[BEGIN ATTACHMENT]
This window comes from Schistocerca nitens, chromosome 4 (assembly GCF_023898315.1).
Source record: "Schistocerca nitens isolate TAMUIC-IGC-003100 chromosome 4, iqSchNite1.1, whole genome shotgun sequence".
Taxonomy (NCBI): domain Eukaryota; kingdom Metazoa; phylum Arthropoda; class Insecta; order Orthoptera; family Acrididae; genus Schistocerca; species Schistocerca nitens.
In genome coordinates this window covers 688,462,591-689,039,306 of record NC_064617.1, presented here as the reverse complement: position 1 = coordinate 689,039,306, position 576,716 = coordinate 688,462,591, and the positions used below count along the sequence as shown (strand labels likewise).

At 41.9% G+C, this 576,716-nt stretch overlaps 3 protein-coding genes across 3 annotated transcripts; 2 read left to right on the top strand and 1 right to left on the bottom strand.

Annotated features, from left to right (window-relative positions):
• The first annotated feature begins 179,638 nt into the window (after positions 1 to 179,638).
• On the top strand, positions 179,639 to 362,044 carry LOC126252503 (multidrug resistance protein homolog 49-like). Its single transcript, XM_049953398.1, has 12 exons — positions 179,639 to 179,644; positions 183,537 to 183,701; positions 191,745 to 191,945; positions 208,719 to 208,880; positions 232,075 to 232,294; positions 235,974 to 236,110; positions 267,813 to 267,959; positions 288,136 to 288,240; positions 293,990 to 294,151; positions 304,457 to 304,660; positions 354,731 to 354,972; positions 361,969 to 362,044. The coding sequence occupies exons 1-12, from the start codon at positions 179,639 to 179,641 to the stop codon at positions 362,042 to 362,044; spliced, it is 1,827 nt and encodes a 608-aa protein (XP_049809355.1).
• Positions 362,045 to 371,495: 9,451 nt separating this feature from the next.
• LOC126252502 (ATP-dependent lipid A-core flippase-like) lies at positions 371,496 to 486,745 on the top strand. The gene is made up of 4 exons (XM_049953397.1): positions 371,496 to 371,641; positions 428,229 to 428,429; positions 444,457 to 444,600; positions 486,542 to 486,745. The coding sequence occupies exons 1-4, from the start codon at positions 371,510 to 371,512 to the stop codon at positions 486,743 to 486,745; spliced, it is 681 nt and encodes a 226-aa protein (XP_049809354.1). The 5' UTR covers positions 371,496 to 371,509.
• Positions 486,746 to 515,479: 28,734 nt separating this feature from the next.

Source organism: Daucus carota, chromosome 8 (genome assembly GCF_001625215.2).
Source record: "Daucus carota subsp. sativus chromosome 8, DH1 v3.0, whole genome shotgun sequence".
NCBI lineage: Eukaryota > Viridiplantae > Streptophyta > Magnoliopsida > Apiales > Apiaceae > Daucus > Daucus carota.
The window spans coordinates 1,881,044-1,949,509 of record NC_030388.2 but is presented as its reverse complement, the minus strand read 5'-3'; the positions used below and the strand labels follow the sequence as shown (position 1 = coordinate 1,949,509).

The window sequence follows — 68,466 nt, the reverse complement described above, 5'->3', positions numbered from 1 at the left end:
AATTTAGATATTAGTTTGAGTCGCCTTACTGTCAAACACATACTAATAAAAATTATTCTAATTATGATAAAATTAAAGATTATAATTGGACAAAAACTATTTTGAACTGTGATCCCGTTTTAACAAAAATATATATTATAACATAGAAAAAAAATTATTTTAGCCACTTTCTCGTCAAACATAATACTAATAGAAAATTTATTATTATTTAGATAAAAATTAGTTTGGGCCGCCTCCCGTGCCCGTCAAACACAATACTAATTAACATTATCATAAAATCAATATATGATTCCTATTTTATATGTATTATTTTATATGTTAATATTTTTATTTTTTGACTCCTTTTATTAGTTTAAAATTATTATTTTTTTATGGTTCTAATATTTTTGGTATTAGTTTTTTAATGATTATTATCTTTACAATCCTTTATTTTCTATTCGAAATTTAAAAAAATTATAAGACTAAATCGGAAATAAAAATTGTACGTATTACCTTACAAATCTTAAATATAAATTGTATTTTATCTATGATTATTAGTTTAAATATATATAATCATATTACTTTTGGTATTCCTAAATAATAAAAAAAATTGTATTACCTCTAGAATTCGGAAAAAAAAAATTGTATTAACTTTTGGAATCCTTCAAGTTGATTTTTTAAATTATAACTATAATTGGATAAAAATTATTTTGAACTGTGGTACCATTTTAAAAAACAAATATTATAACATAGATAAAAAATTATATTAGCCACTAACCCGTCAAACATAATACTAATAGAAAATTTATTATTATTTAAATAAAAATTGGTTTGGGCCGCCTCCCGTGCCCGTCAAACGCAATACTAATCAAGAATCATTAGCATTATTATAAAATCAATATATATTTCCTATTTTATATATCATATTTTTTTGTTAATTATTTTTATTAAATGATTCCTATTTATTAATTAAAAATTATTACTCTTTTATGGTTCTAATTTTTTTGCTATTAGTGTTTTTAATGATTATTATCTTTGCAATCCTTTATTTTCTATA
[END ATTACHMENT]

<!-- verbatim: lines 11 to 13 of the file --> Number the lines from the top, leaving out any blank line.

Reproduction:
• Positions 486,746 to 515,479: 28,734 nt separating this feature from the next.

Source organism: Daucus carota, chromosome 8 (genome assembly GCF_001625215.2).
Source record: "Daucus carota subsp. sativus chromosome 8, DH1 v3.0, whole genome shotgun sequence".